My first exposure to Irish food was in the late 1960s when I lived in London and Shepherd’s Pie has been a comfort food for me ever since. The second Irish dish I learned to love was Colcannon. The name alone sounded magical and was fun to say. Little did I know the magic was in its simplicity and humility. When I moved to Houston in the early 1970’s, no one had heard of Colcannon. Then came Darian Allen and her Balleymaloe Cookery School via the airwaves on PBS (our Public Broadcast Station). Her recipes were simple and made from fresh garden and local ingredients. Because I always seem to be short on time, this Colcannon recipe is a quick version of her method. I leave the skins on the red potatoes for color and nutrition. Also because it’s easier. If you have time to boil and steam the potatoes whole then peel them, look up Darina Allen’s recipe. It’s well worth the time.
Colcannon is velvety, luscious and satisfying. It is a minimalist dish, so each of the ingredients should be fresh and delicious. Luckily, beautiful cabbage and new potatoes are in season as spring blossoms being to show here.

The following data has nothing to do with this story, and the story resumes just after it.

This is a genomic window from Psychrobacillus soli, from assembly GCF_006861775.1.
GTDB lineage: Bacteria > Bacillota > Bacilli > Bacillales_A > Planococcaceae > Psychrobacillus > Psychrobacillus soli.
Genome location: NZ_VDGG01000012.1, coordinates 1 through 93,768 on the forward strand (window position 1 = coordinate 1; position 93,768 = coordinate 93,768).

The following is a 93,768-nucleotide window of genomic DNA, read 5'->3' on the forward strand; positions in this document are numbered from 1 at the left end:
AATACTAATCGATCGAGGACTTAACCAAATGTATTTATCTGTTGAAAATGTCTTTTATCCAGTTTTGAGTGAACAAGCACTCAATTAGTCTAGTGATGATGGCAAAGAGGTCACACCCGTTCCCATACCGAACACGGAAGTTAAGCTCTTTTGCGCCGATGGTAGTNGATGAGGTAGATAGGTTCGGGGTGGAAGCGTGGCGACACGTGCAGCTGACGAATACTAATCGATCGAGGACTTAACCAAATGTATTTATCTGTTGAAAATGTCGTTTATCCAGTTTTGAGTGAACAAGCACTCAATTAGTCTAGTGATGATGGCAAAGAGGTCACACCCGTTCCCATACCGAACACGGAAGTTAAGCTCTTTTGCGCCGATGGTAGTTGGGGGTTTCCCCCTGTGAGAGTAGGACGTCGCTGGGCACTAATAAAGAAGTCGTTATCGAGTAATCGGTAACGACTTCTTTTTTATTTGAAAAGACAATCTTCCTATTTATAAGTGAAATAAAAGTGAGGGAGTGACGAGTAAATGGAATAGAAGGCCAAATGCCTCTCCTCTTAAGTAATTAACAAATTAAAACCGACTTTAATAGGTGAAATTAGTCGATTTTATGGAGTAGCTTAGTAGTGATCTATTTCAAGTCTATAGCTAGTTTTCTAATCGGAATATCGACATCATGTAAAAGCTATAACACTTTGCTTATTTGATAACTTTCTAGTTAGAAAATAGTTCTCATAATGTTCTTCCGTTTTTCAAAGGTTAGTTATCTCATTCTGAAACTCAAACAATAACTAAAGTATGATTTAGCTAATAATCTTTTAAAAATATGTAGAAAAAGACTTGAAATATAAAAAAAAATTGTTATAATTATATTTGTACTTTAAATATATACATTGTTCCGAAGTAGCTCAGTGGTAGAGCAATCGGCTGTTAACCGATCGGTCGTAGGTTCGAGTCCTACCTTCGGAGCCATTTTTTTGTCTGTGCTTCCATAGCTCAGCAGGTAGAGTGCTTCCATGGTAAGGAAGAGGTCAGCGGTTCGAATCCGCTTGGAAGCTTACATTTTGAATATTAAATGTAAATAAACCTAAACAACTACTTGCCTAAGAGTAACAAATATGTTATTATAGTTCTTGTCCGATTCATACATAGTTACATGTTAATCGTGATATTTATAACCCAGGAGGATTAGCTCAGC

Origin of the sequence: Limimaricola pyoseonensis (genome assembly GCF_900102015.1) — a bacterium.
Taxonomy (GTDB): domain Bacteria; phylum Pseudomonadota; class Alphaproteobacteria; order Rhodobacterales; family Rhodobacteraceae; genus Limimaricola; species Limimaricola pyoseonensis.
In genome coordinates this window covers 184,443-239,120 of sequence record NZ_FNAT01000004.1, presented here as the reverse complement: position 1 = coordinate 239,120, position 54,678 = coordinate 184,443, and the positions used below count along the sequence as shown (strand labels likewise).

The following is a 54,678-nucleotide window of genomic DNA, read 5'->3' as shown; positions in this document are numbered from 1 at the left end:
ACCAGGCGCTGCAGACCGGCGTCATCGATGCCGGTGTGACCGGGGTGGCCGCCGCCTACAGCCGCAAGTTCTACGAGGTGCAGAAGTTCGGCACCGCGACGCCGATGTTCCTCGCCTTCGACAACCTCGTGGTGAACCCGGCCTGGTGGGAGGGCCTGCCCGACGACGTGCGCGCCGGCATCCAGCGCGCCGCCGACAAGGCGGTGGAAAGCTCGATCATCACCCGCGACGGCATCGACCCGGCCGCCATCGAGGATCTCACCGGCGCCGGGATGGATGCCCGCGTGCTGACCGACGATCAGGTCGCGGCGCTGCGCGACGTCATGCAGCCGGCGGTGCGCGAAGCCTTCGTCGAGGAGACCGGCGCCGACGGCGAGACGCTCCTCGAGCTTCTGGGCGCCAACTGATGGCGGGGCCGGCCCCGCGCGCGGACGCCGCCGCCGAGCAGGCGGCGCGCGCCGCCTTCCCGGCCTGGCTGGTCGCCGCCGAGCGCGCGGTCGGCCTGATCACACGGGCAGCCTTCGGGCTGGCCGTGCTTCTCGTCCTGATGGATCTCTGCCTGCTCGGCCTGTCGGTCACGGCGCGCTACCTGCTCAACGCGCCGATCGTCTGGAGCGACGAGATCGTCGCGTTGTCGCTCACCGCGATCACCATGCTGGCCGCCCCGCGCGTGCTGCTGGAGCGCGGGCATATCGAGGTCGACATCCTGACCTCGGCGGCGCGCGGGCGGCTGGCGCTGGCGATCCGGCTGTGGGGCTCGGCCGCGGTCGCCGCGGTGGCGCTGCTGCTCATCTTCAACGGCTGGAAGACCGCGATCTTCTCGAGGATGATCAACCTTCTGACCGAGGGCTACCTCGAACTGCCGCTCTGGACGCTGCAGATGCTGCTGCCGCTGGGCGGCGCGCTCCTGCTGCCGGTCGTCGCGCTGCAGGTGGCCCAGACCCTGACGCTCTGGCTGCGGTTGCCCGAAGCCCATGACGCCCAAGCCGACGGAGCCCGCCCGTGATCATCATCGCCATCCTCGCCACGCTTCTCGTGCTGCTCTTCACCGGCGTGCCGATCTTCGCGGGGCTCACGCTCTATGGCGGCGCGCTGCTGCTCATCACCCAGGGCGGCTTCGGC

I don’t know anyone who doesn’t like this. When I cooked this at my farmers market cooking demonstration in 2018 in honor of St. Patrick’s Day, all the children came by for a taste and asked for seconds. Many who swore they hated cabbage left with their minds changed. That should tell you something.
Potatoes are a rich source of vitamins C, B6 and magnesium. Cabbage is an excellent source of vitamins C, B6, K, fiber and potassium. It is also a good source of vitamins B1, B2, B3, B7, choline and selenium. This dish is healthy and delicious. Nutritionally speaking, it rocks!
Serve it with roasted salmon, lamb, corned beef, sausages, chicken…it’s a perfect accompaniment or great on its own.
1 pound fresh red potatoes
1 pound Savoy, spring cabbage, or kale, chopped
½ stick salted Irish butter
1 cup whole milk
1 oz spring onion or scallions, finely sliced
Sea salt and freshly ground black pepper
Simmer scallions in milk.
Cut and boil the potatoes is salted water.
Boil the cabbage. 4. Drain the potatoes and mash with scallion milk and 1/4 stick of butter.
Stir in drained cabbage.
Salt to taste.
Serve with a knob of good Irish butter and freshly cracked pepper.
Serves 8 (recipe may be halved)